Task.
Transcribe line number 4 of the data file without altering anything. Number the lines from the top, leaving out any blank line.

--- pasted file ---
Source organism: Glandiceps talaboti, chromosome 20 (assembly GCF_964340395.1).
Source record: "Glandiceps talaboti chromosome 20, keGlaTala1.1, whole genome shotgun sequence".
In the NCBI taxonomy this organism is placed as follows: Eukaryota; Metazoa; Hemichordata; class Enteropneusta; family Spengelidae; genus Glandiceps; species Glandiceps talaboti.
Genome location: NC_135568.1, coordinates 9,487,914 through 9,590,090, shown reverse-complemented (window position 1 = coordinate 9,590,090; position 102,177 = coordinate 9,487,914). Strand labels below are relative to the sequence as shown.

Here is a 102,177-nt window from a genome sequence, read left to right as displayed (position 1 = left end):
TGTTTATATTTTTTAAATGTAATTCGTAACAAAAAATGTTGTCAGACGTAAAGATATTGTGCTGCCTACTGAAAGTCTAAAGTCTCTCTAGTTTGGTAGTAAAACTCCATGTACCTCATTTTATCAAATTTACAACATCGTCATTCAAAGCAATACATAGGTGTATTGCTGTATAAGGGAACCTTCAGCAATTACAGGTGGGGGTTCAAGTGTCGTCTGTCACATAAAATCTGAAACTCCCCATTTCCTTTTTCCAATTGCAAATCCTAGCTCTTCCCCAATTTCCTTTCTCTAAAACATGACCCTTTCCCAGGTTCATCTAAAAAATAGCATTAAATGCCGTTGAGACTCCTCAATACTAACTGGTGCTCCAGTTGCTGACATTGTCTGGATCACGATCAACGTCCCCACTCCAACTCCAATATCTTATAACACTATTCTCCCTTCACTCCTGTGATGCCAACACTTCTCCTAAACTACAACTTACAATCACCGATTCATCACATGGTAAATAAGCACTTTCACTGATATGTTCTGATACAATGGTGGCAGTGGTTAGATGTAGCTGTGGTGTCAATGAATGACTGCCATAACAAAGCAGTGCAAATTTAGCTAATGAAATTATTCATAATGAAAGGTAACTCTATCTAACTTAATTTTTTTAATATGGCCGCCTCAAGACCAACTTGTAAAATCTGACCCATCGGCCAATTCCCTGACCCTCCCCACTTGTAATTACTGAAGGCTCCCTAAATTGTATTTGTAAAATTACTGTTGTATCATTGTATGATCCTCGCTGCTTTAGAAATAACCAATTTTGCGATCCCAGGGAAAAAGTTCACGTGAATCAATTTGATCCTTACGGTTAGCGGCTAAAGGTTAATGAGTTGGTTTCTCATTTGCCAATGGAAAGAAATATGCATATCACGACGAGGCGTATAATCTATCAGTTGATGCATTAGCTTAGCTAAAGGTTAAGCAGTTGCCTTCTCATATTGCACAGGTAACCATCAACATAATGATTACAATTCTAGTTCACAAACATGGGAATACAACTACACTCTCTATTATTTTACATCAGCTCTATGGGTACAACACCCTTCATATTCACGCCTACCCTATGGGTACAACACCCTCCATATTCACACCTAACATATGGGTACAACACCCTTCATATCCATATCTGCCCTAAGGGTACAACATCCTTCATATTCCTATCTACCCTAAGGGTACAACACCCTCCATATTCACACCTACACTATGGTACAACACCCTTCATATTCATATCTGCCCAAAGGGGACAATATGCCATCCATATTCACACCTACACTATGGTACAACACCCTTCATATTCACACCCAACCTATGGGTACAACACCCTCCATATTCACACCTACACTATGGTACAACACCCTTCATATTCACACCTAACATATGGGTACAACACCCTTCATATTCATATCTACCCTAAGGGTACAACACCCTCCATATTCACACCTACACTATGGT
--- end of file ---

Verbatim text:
Genome location: NC_135568.1, coordinates 9,487,914 through 9,590,090, shown reverse-complemented (window position 1 = coordinate 9,590,090; position 102,177 = coordinate 9,487,914). Strand labels below are relative to the sequence as shown.